Glee: Season 1 Volume 1 review (DVD)

Glee didn’t win me over straight away. Perhaps because it was so spectacularly built up by even the snarkiest of press, who said it was bursting with colourful characters and excitement, who of course didn’t all show up at the start of the first episode. Perhaps because you should never judge a TV show on its pilot. Or perhaps because I missed the first 20 seconds, thereby missing the first line from Sue Sylvester (Jane Lynch), who is the Gene Hunt of cheerleading: “You think that’s hard? Try being waterboarded, that’s hard.”

But then it clicked. Glee is a show in which people burst into song. It’s a show about singing and dancing, without having to be in a Disney movie. There’s a Facebook group called “And WHY can’t my life be a musical?” This is the kind of outlook that will serve you well in the land of Glee. Which is a completely wonderful show, though I still can’t bring myself to use the term “Gleek”.

Spanish teacher will Scheuster (Morrison) is trying to revive the high school glee club (or choir, to us Brits), to the chagrin of wife Terri (Jessalyn Gilsig, one of three Heroes actors to show up in Glee). He’s also rather friendly with guidance counsellor Emma (Jayma Mays, Heroes actor number two). Too friendly, some might say.

The main players in the glee club include Rachel (Lea Michele), who’s determined to become a  star – she won her first dance contest at three months old but isn’t exactly popular with her classmates. Rachel’s got feelings for cool football guy Finn (Monteith), who’s dating bitchy cheerleader Quinn (Agron), who’s only joined Glee to help Sue Sylvester sabotage the group. Oh, and she’s up the duff. Is it Finn’s? It might not be.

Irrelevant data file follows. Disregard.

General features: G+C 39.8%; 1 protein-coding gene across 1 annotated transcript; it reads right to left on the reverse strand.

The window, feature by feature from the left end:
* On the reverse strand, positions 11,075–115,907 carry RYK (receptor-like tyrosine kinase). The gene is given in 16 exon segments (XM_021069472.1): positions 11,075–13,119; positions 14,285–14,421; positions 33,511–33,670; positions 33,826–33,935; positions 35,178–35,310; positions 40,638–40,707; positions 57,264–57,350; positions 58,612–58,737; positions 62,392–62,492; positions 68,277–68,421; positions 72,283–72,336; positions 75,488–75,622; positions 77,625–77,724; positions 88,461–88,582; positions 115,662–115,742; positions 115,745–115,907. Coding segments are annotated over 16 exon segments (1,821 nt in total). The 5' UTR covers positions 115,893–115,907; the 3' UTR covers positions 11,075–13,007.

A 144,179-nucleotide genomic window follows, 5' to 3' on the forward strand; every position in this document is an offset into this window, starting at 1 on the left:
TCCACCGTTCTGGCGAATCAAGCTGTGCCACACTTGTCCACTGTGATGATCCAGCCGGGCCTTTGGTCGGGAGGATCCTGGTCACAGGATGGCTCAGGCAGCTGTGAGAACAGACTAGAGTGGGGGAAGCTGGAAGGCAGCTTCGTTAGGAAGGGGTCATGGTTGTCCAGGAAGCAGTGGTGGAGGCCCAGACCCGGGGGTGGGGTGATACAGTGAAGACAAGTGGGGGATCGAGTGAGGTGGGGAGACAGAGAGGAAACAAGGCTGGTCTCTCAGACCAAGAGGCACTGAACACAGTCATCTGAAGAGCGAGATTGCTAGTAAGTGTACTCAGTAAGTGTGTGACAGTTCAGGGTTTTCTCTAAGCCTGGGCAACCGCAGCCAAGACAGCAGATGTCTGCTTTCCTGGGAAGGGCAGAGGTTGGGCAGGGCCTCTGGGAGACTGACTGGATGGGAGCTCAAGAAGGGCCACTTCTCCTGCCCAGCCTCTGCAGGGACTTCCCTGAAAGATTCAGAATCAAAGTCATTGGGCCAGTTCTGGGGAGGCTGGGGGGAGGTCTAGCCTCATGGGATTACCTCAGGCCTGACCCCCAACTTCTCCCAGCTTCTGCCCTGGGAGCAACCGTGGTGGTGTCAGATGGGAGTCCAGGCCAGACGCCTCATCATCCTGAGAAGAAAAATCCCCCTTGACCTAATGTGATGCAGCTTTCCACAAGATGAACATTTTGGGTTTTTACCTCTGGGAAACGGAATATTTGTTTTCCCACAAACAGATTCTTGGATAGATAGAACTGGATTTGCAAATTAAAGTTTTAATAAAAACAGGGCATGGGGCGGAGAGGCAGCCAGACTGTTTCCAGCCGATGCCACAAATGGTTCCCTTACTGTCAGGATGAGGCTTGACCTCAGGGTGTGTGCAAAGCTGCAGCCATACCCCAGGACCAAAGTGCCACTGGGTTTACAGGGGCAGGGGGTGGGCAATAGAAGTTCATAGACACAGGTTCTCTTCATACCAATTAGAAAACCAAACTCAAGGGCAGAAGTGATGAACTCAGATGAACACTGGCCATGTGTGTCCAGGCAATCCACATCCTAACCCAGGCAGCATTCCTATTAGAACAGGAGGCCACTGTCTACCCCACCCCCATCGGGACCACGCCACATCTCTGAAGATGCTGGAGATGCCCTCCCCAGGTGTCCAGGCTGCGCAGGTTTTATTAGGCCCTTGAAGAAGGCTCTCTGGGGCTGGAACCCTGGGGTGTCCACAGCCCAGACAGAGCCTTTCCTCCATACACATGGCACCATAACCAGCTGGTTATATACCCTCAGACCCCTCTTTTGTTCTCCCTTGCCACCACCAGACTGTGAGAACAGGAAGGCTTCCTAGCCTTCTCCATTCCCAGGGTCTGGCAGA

In the pilot episode, you get the feeling Rachel’s going to be a scheming bitch on a par with Gossip Girl’s Blair Waldorf. But while she’s annoying and prone to preaching, she’s actually kind of nice and therefore more wishy-washy than bitchy. Even Quinn gradually defrosts. The show isn’t as soapy and scandalous as you might expect, and everyone’s just improbably talented, with seemingly no training, but it is a heck of a lot of fun. The subplots are genuinely interesting ones, there are some excruciatingly funny lines (especially from Sue) and above all else it’s fun. There’s dancing and singing and it’s (gasp) cool. I wish this show had been around when I was at school being a music geek.

Of course you may be thinking it’s just High School Musical, the TV series. But let’s see. Would you ever hear the  following line in HSM: “I want it on my desk warm from the laminator at 5pm, and if it one minute late, I will go to the animal shelter and get you a kitty cat. I will let you fall in love with that kitty cat. And then, on some dark, cold night, I will steal away into your home...  and punch you in the FACE.” Thought that was tasteless? Nothing but High School Musical for you, then. Chuckling? Go and watch Glee, immediately.

EXTRAS ★★★ Music video, featurettes, video diaries, dance boot camp and some brief interviews. Not too shabby.

Stuart O'Connor is the Managing Editor of Screenjabber, the movie review website he co-founded with Neil Davey far too many years ago. He likes all genres, as long as the film is good (although he does enjoy the occasional bad "guilty pleasure"), and drinks way too much coffee.

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